The entire chapter breaks down into great detail twelve steps teachers can use to help support young writers bridge the gap between both areas of literacy. Instead of summarizing each step in detail, I’m choosing to list the steps and how I incorporate them into my classroom. Bear with me, there are twelve!

1. You use language to tell your message. Storytelling (without books) is truly a lost art. Many times, as I think I’m ‘rambling’ on about something, I stop and realize the class appears captivated. I’m actually telling a story about my dog, family, or friends. We model these ‘small moments’ each day before Writing Workshop. (We use the Lucy Calkins Units of Study for writing)

2. You can hear the individual words in a sentence. Our morning message isn’t written on a board. Instead we use a pocket chat with each word written on an individual sentence strip cut to size. Children visually see each word separate from another and eventually, they construct each sentence using the word cards.

3. You use white space to show readers each word in your sentence. The authors talk about using a popsicle stick or some other concrete object to help writers with the space between words. In my kindergarten class, we use a finger. I know, it’s hard for many children to hold a finger down and also write the next word. We model placing a finger to show you the space and then removing your finger, but remembering the space it occupied. It takes a lot of modeling, but it works.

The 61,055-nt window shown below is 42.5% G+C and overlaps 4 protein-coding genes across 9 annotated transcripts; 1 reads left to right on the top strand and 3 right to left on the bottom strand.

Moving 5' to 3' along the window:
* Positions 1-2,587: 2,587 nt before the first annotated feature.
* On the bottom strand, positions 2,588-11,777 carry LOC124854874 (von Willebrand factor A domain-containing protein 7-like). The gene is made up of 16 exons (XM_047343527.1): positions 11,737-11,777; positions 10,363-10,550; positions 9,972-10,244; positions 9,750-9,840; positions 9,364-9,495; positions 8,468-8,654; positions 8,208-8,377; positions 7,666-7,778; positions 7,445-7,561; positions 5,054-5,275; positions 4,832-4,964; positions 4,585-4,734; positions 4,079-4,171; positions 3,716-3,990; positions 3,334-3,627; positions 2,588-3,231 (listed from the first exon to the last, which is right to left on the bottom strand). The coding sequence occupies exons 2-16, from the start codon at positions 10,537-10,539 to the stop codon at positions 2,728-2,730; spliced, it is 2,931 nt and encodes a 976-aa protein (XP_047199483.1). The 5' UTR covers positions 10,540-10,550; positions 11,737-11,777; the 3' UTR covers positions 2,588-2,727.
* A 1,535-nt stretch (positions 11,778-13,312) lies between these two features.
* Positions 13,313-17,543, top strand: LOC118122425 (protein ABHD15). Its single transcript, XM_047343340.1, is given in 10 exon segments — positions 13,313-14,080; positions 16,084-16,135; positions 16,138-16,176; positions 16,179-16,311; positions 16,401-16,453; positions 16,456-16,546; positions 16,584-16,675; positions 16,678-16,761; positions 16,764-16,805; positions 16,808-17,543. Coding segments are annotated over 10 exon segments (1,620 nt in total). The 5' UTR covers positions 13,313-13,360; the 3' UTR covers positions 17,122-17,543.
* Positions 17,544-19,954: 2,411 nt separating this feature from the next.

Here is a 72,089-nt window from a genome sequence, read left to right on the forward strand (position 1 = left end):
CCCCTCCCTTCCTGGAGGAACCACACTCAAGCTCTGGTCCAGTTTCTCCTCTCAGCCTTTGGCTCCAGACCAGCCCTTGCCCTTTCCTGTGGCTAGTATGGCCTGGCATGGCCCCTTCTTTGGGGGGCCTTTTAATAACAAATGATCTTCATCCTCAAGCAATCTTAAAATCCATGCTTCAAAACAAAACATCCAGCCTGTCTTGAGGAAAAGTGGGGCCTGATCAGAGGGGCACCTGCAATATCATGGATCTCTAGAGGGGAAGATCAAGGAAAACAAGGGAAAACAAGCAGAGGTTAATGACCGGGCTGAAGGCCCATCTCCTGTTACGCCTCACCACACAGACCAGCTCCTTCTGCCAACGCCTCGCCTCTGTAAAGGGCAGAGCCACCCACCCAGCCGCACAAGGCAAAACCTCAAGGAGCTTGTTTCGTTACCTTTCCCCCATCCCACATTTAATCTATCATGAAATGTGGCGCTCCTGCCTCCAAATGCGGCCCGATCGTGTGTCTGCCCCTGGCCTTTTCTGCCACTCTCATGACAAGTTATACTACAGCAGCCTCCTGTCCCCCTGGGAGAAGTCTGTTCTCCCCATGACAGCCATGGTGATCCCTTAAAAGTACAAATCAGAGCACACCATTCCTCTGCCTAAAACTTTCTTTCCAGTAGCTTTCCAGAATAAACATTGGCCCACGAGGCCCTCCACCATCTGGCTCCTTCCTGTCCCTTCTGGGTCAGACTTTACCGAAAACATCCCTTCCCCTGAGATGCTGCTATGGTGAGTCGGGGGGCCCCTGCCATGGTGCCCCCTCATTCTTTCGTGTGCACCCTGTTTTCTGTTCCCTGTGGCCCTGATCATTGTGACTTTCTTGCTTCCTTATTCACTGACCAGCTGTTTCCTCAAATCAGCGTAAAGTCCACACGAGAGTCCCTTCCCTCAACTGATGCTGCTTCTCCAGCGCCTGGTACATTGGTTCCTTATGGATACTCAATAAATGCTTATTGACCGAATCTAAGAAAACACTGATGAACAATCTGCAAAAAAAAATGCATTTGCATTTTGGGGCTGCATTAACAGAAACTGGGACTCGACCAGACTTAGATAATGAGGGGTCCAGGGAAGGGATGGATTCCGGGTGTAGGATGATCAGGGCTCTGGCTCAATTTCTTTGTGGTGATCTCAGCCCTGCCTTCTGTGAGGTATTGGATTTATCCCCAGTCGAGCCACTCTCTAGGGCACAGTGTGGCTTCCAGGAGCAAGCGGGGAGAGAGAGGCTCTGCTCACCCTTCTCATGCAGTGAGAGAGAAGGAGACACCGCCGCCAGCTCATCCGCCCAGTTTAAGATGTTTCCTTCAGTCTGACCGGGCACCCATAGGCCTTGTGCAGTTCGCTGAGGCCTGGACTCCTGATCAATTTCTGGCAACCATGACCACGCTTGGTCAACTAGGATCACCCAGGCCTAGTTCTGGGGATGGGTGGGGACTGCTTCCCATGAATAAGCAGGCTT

4. You place letters and words on a page in a particular order that shows the kind of writing it is. We do lots of different kinds of writing together as a class. Lists, letters, notes, charts, even maps all make up our daily writing activities and help demonstrate the different purposes for writing.
    (a student's map from Katy and the Big Snow)

    5. You can say words slowly to hear each sound. The ability to stretch words out effectively and with confidence is directly related to children’s knowledge of letter sounds. I’ve written about the amazing Megan Milani’s The Three Habits of Highly Effective Reading Teachers before. This is the method we use to master letter sounds quickly and all I can say is it works.

    6. You can listen for the order of the sounds in each word. As our school year progresses we go from seeing only beginning sounds on the paper to ending and eventually middle sounds from many writers. Each morning in our circle we quickly go around practicing hearing and identifying beginning, middle or ending (but not all) sounds. Short bursts of repeated practice provide greater skills in writing.

    7. You think about the letter or letters that represent each sound. See number 5. Megan’s methods quickly and effectively help children learn the sounds and letter symbols (not necessarily letter names) to become successful readers and writers.